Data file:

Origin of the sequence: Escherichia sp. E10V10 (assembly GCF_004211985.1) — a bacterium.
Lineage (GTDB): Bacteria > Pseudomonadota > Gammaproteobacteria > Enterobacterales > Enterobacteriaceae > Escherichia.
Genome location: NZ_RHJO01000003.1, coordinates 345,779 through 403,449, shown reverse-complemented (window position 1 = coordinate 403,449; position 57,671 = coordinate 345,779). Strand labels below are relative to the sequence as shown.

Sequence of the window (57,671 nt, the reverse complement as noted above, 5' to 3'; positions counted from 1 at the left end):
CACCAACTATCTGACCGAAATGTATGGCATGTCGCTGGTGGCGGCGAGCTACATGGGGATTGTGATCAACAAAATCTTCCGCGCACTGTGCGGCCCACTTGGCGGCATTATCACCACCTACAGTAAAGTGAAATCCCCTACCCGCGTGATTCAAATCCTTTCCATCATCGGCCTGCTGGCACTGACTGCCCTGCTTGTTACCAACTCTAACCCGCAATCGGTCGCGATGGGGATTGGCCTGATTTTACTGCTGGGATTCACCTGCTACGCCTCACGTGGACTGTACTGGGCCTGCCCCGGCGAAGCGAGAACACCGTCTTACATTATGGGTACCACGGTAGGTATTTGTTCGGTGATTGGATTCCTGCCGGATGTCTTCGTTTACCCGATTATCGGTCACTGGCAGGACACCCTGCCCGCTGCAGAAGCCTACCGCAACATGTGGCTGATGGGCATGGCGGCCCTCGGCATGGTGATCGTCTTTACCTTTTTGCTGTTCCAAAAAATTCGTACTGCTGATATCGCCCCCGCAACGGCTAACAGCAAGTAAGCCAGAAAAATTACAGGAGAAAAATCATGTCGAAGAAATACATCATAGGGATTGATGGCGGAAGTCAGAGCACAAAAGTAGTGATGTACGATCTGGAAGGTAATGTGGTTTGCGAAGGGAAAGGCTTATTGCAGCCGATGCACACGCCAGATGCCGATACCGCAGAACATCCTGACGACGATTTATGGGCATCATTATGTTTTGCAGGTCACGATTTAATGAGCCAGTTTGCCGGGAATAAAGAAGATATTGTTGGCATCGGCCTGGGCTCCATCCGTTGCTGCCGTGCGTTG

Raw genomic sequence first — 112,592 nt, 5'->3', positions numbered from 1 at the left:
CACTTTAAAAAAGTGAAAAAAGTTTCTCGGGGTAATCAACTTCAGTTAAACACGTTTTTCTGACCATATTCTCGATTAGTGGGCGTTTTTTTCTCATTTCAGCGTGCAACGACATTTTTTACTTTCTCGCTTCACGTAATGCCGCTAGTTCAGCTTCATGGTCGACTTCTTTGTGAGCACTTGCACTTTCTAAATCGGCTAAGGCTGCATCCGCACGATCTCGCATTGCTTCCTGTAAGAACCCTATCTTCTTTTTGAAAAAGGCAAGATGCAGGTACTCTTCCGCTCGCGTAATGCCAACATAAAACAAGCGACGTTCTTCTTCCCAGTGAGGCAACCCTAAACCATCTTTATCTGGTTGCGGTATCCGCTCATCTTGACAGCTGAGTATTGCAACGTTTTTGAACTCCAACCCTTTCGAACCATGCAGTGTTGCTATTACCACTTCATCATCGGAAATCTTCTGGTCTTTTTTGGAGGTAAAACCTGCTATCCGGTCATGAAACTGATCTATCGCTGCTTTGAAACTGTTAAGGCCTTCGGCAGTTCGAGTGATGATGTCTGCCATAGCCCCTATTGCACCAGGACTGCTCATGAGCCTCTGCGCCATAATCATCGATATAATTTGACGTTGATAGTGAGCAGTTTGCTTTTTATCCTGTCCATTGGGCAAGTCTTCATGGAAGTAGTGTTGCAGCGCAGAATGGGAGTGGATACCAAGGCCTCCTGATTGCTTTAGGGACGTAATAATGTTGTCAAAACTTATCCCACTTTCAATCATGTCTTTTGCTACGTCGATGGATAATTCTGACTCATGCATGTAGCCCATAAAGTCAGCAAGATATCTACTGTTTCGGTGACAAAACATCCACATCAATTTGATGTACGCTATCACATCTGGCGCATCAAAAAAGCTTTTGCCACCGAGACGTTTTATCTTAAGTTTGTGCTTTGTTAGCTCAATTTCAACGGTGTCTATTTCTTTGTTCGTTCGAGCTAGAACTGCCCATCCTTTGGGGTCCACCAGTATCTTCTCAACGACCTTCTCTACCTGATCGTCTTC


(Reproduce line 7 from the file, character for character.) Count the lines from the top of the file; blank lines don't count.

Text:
CACTTTAAAAAAGTGAAAAAAGTTTCTCGGGGTAATCAACTTCAGTTAAACACGTTTTTCTGACCATATTCTCGATTAGTGGGCGTTTTTTTCTCATTTCAGCGTGCAACGACATTTTTTACTTTCTCGCTTCACGTAATGCCGCTAGTTCAGCTTCATGGTCGACTTCTTTGTGAGCACTTGCACTTTCTAAATCGGCTAAGGCTGCATCCGCACGATCTCGCATTGCTTCCTGTAAGAACCCTATCTTCTTTTTGAAAAAGGCAAGATGCAGGTACTCTTCCGCTCGCGTAATGCCAACATAAAACAAGCGACGTTCTTCTTCCCAGTGAGGCAACCCTAAACCATCTTTATCTGGTTGCGGTATCCGCTCATCTTGACAGCTGAGTATTGCAACGTTTTTGAACTCCAACCCTTTCGAACCATGCAGTGTTGCTATTACCACTTCATCATCGGAAATCTTCTGGTCTTTTTTGGAGGTAAAACCTGCTATCCGGTCATGAAACTGATCTATCGCTGCTTTGAAACTGTTAAGGCCTTCGGCAGTTCGAGTGATGATGTCTGCCATAGCCCCTATTGCACCAGGACTGCTCATGAGCCTCTGCGCCATAATCATCGATATAATTTGACGTTGATAGTGAGCAGTTTGCTTTTTATCCTGTCCATTGGGCAAGTCTTCATGGAAGTAGTGTTGCAGCGCAGAATGGGAGTGGATACCAAGGCCTCCTGATTGCTTTAGGGACGTAATAATGTTGTCAAAACTTATCCCACTTTCAATCATGTCTTTTGCTACGTCGATGGATAATTCTGACTCATGCATGTAGCCCATAAAGTCAGCAAGATATCTACTGTTTCGGTGACAAAACATCCACATCAATTTGATGTACGCTATCACATCTGGCGCATCAAAAAAGCTTTTGCCACCGAGACGTTTTATCTTAAGTTTGTGCTTTGTTAGCTCAATTTCAACGGTGTCTATTTCTTTGTTCGTTCGAGCTAGAACTGCCCATCCTTTGGGGTCCACCAGTATCTTCTCAACGACCTTCTCTACCTGATCGTCTTC